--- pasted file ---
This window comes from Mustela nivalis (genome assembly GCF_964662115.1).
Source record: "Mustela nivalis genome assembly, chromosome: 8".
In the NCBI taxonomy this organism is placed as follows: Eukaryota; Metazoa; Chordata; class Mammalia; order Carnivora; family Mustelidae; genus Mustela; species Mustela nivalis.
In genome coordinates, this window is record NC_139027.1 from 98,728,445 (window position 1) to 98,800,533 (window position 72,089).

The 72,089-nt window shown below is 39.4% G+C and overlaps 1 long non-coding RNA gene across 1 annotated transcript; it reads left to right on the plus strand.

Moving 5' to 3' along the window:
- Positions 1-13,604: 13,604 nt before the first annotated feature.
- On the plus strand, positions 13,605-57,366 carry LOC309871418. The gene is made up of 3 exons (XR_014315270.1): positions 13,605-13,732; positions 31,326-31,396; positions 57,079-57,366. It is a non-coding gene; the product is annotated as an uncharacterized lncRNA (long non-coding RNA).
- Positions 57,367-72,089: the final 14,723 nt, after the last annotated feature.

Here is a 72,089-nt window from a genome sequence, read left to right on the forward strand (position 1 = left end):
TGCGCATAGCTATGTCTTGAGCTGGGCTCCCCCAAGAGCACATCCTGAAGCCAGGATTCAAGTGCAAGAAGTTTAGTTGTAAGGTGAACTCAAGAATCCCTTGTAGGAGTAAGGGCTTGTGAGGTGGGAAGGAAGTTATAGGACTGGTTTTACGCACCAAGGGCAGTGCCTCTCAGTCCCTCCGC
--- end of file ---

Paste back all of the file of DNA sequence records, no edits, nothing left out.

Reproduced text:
This window comes from Mustela nivalis (genome assembly GCF_964662115.1).
Source record: "Mustela nivalis genome assembly, chromosome: 8".
In the NCBI taxonomy this organism is placed as follows: Eukaryota; Metazoa; Chordata; class Mammalia; order Carnivora; family Mustelidae; genus Mustela; species Mustela nivalis.
In genome coordinates, this window is record NC_139027.1 from 98,728,445 (window position 1) to 98,800,533 (window position 72,089).

The 72,089-nt window shown below is 39.4% G+C and overlaps 1 long non-coding RNA gene across 1 annotated transcript; it reads left to right on the plus strand.

Moving 5' to 3' along the window:
- Positions 1-13,604: 13,604 nt before the first annotated feature.
- On the plus strand, positions 13,605-57,366 carry LOC309871418. The gene is made up of 3 exons (XR_014315270.1): positions 13,605-13,732; positions 31,326-31,396; positions 57,079-57,366. It is a non-coding gene; the product is annotated as an uncharacterized lncRNA (long non-coding RNA).
- Positions 57,367-72,089: the final 14,723 nt, after the last annotated feature.

Here is a 72,089-nt window from a genome sequence, read left to right on the forward strand (position 1 = left end):
TGCGCATAGCTATGTCTTGAGCTGGGCTCCCCCAAGAGCACATCCTGAAGCCAGGATTCAAGTGCAAGAAGTTTAGTTGTAAGGTGAACTCAAGAATCCCTTGTAGGAGTAAGGGCTTGTGAGGTGGGAAGGAAGTTATAGGACTGGTTTTACGCACCAAGGGCAGTGCCTCTCAGTCCCTCCGC